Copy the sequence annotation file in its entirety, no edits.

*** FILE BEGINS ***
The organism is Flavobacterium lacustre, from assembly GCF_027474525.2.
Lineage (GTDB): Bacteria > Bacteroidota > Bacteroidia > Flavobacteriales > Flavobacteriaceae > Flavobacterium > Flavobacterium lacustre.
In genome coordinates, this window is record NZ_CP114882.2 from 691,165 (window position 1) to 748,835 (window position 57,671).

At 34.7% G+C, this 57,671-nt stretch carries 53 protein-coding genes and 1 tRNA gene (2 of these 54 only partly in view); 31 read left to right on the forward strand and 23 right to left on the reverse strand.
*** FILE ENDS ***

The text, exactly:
The organism is Flavobacterium lacustre, from assembly GCF_027474525.2.
Lineage (GTDB): Bacteria > Bacteroidota > Bacteroidia > Flavobacteriales > Flavobacteriaceae > Flavobacterium > Flavobacterium lacustre.
In genome coordinates, this window is record NZ_CP114882.2 from 691,165 (window position 1) to 748,835 (window position 57,671).

At 34.7% G+C, this 57,671-nt stretch carries 53 protein-coding genes and 1 tRNA gene (2 of these 54 only partly in view); 31 read left to right on the forward strand and 23 right to left on the reverse strand.